MY LIFE AS A DOLL
by Elizabeth Kirschner
from I. Cuckoo
Why do I love the winter garden so?
Is it because I hear the dirge
of dirt, elegy of vanquished blossoms?
Whatever emerges at season’s end
comes from a harrowing heaven: yesterday,
I believed I was a wooden woman
with a wooden heart the wolves
would tear apart. I jerked
about like a marionette with
tangled strings—slash of claws, teeth
sinking in to rip the flesh off
my wooden bones. When I was four
years old, my mother pummeled
the back of my head with a baseball bat.
I remember the pain. I remember
hitting the floor like a scarecrow
that was a heap of broken straw.
This is why I love the winter garden so:
energy of enigma. Icy blossoms.
from II. An Itty Bitty Ditty
Pretty, said Mom
on the night of the prom,
but she meant my shadow
of bone, of shroud,
a net with hooks.
What did I catch?
boy after boy
who were out to enjoy
sweets for the sweet,
but I was dog meat,
and my body knew the pain
of hammers and saws.
I was a wishbone
utterly broken by boys
who poked and prodded
until my mind boggled
with mish-mash dreams
snagged in my bug-a-boo soul.
I was a voodoo doll
my mother stuck pins in.
Pretty, she said as though
I were a ditty, an itty bitty
ditty not even God would pity.
Ditty gone silent. Ditty
gone numb as a thumb,
from III. Tra-la-la
In the psych ward, I remained
a dust-baby. One breath
would blow me into the four corners
of the wind. I clutched
my baby picture and my son’s
favorite teddy bear. Lions
walked out of walls. Howler monkeys
screamed their cries of grief.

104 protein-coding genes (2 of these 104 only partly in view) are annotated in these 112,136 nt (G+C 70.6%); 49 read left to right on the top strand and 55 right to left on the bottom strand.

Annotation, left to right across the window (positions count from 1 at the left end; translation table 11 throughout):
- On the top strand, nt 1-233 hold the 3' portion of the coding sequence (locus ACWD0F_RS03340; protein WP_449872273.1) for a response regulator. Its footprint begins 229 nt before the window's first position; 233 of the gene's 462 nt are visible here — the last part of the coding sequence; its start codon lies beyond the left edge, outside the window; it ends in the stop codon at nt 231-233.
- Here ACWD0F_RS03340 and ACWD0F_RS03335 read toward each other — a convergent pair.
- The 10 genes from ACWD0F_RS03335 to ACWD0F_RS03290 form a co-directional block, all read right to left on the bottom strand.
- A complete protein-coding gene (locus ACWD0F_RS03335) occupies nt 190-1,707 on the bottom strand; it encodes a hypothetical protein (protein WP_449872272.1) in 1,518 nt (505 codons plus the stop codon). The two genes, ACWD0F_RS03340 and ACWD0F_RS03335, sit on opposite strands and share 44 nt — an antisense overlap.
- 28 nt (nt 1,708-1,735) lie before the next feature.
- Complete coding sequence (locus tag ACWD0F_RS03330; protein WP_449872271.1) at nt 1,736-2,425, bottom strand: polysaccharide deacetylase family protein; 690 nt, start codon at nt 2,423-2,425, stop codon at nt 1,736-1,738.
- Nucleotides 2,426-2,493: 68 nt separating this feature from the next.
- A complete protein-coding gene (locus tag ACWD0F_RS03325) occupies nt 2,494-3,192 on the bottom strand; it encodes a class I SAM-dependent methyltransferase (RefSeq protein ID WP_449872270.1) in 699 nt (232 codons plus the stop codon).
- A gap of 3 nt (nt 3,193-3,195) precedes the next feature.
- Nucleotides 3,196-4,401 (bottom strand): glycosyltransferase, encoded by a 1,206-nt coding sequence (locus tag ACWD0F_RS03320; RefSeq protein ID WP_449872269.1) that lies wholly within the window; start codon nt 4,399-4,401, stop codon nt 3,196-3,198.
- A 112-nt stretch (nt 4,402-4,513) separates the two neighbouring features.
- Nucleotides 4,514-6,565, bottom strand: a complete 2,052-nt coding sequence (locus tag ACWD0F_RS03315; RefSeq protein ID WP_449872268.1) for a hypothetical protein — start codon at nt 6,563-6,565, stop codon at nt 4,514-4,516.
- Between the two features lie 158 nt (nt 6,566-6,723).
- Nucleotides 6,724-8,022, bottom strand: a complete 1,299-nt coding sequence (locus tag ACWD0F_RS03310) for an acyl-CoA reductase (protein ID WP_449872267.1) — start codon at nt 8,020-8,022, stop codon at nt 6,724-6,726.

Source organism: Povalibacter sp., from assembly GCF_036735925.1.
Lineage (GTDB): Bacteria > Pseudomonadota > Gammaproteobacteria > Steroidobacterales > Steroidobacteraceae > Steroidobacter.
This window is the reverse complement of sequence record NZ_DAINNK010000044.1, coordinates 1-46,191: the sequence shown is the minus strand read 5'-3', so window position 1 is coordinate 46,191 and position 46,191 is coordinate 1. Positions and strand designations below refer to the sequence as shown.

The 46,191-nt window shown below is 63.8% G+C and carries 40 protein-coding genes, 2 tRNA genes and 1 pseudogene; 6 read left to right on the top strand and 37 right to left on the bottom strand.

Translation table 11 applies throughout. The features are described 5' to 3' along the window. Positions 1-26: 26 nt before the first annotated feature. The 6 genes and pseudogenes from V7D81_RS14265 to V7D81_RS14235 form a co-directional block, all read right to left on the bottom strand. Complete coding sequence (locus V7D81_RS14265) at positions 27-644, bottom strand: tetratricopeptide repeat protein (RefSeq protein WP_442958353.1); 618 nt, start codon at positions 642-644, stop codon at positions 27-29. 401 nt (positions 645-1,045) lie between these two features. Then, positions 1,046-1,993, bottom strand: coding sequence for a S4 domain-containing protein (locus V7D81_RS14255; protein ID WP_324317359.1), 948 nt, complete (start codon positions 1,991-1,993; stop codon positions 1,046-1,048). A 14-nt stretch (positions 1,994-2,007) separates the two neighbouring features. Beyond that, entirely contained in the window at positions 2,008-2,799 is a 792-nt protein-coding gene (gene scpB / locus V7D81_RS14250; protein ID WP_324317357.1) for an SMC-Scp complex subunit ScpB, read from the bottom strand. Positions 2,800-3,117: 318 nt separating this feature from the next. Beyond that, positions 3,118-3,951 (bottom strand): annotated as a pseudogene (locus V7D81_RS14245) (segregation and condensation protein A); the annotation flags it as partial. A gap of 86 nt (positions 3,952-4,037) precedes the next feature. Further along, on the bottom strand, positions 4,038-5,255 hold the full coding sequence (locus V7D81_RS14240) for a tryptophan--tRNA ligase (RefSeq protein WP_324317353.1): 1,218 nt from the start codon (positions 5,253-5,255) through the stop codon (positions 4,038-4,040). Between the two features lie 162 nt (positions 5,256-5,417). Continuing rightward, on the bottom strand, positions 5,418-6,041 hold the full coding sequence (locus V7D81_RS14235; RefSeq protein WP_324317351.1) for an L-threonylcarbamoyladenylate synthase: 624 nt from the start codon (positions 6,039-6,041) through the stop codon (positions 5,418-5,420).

It was all wave and wavering.
I watched the river from my window—
it was the color of mother-of-pearl
and the snow died in it.
I fell to my knees while remembering
how much my mother loved
the dogwood blossoms:
each was a pink velvet boat.
I was ready to be castaway,
but in what dark harbor
would I be utterly human
which is to say, hardly begun?
from IV. O Healing go Deep
My demons came inside the house
to attack with their black and red
scaled reptilian wings, a nightmare
of chimera. They flew low, screeching,
and I screamed so loud my husband
could hear me on the street.
He found me in a ball, fed me
meds, but still demons lit upon me
full throttle. They pushed me into a shell
and I tumbled, head down in death’s canal.
Wordless, hell was wordless and I
was in it. Eyes closed tight, I was a great
ocean falling apart. My bones snared in
sticky webs, my flesh as well. Winter’s ghost
flew into me and my soul loosened
like an eye from its socket. Elizabeth,
Elizabeth, came my husband’s voice.
Was that my name? Elizabeth, Elizabeth.
Wing and wavelength, breath surrounding
a star tree. Elizabeth, Elizabeth.
A foster self slowly came round, woke
to the world and cried, bye-bye, bye-bye.